On the Run Again: Somali Refugees Return Home from Yemen

More than 28,000 people – nearly half of them children – have arrived in Somalia fleeing the conflict in Yemen. Most are Somalis returning to their homeland.  

Bossaso, Puntland - In recent months, thousands of Somali returnees and some Yemenis are arriving in Puntland, Somalia, fleeing the conflict in Yemen.

World Food Programme (WFP) Communications Officer Laila Ali visited the Bossaso Transit Centre, where WFP is providing humanitarian assistance to those in need, including cooked meals for new arrivals, as well as nutrition support for pregnant women, breastfeeding mothers and small children to prevent them from becoming malnourished. 

Photo:WFP/Karel Prinsloo

The exodus from Yemen

Since the start of the conflict in March, more than 100,000 people have fled from Yemen. Among these refugees, there have been over 28,000 Somalis returning to their homeland on overcrowded boats across the Gulf of Aden. The latest map from the United Nations High Commissioner for Refugees (UNHCR) illustrates population movement, including returnees to Somalia.

Enlarge map by clicking on it

The diaspora of Somali refugees

This UNHCR map depicts Somali refugees displaced in the Horn of Africa and Yemen. In recent weeks Somalis in Yemen are returning to Somalia in order to escape the conflict.

View map in detail by clicking on it

Journey from a world fallen apart

The vast majority of returnees have landed in the port of Bossaso in Puntland. Upon arrival, the returnees are temporarily housed at a transit centre, which used to be a WFP warehouse. The centre is now filled with mattresses and the few items that families valued enough to bring with them on the perilous journey across the Gulf of Aden.

Photo:WFP/Laila Ali

Some of the children I saw were visibly injured and morose; they seemed overwhelmed and vulnerable, their eyes imploring and demanding compassion.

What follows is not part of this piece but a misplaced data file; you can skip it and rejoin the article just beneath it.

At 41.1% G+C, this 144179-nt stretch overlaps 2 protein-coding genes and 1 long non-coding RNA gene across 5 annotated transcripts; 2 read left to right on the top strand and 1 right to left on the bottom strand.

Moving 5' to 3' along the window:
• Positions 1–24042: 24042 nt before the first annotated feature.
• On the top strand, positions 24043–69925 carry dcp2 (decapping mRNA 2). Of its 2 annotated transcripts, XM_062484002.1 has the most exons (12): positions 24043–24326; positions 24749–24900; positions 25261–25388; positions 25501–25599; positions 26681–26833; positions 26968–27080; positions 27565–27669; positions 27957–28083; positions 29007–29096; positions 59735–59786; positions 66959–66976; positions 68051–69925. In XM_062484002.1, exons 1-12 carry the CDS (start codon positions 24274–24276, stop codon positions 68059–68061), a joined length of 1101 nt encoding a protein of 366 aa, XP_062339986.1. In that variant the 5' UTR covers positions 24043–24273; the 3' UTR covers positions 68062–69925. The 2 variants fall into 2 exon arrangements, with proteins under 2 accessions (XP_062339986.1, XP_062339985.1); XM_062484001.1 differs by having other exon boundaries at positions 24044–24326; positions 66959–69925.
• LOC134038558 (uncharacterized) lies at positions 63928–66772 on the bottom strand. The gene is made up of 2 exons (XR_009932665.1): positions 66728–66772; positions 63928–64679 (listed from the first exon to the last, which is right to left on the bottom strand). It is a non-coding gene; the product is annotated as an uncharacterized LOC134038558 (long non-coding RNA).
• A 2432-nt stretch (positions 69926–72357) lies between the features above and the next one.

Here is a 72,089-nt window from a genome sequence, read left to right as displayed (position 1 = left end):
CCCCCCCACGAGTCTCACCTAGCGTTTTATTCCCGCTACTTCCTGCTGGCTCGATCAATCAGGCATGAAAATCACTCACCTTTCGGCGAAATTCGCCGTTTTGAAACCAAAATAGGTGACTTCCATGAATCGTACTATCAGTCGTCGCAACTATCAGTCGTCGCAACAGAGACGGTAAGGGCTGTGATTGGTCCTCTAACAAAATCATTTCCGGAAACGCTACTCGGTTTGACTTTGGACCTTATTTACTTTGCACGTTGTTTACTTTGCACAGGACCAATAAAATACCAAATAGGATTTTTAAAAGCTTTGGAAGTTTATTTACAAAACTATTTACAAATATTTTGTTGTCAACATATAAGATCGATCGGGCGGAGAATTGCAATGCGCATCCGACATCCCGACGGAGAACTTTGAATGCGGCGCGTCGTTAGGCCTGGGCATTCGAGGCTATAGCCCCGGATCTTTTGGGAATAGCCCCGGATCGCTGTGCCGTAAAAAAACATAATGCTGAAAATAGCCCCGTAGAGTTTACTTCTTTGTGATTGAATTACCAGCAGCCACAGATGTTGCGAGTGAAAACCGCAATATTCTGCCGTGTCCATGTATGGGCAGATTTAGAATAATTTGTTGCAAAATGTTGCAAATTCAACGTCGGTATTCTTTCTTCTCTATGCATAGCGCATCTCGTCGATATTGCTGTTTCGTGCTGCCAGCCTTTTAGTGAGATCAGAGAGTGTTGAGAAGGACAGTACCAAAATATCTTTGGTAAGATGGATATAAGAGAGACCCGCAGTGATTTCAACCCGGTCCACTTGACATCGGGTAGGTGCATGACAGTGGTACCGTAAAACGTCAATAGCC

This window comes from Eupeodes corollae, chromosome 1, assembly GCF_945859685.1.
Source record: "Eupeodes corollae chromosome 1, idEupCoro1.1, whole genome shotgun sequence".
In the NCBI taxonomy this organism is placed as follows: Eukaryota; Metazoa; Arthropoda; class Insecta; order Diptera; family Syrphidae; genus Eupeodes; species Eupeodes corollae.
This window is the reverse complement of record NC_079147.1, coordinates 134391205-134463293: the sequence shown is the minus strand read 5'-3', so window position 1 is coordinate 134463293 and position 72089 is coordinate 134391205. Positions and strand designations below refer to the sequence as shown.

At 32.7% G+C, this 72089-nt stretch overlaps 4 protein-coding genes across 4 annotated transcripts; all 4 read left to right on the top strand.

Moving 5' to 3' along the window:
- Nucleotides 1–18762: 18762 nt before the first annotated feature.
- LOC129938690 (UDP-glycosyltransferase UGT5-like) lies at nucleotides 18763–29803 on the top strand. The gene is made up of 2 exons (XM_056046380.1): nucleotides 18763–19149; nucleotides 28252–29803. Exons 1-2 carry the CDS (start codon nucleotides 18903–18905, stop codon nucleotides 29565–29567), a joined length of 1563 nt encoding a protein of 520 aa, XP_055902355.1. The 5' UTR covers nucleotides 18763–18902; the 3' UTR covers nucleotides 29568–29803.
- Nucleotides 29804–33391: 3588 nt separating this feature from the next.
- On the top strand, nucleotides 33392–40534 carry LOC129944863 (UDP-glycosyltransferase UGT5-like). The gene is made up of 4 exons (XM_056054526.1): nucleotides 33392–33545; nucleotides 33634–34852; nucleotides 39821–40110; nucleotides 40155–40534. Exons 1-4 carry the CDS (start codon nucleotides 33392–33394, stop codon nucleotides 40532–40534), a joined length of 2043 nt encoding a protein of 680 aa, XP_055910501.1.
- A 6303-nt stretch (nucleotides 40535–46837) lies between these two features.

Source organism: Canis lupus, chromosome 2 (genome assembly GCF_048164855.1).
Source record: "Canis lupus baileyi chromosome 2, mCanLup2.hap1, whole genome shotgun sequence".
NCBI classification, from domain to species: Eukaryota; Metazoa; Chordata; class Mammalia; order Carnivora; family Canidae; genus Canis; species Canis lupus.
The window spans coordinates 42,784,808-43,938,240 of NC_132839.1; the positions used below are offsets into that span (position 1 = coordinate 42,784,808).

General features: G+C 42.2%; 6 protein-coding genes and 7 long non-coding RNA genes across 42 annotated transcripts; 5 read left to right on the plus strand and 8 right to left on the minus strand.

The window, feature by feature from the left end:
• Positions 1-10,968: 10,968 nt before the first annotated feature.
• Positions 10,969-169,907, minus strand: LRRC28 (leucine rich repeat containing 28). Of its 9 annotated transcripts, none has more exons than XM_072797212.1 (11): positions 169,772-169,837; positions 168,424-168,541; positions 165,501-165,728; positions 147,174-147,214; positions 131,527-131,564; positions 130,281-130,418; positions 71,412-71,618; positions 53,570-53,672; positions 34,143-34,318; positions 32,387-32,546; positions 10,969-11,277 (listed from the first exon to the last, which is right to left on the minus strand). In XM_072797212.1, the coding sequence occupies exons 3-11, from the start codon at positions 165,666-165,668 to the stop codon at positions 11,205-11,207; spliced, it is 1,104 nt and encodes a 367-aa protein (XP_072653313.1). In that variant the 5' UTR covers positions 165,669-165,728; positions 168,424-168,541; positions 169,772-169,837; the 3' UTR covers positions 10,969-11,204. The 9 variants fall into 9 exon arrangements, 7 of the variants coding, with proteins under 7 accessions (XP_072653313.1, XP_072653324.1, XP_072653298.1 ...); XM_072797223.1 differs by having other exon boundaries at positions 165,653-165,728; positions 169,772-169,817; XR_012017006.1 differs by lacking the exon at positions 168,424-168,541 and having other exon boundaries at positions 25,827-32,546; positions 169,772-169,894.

Photo:WFP/Laila Ali

"Tell the world to help us"
Others embodied the word resilience, organising themselves into play groups, determined to hold onto to a childhood that is theirs by right even if their world has fallen apart.

What the children silently communicated, their desperate parents put into words: “Tell the world to help us.”

Photo:WFP/Laila Ali

The people returning from Yemen are arriving in vulnerable communities in Somalia, which were already facing dire humanitarian needs – a burden that is now growing, and would be hard for them to bear without assistance.

With the support of its partners and in close coordination with the Puntland government, WFP is responding to the call of communities, and providing desperately needed assistance to vulnerable people arriving in Somalia. 

Photo:WFP/Laila Ali

Ready to assist returnees neighbouring the Yemen conflict

At the moment, the conflict in Yemen shows no signs of abating. While it is difficult to tell how the situation will evolve, WFP is ready to respond in Somalia if people continue to make the dangerous journey across the Gulf of Aden in the coming months. 

WFP is closely monitoring the situation and stands ready to assist if needs increase and resources are available. 

Photo:WFP/Laila Ali

To read more about the situation in Yemen visit our emergency page

To learn more about WFP's operations in Somalia visit our country page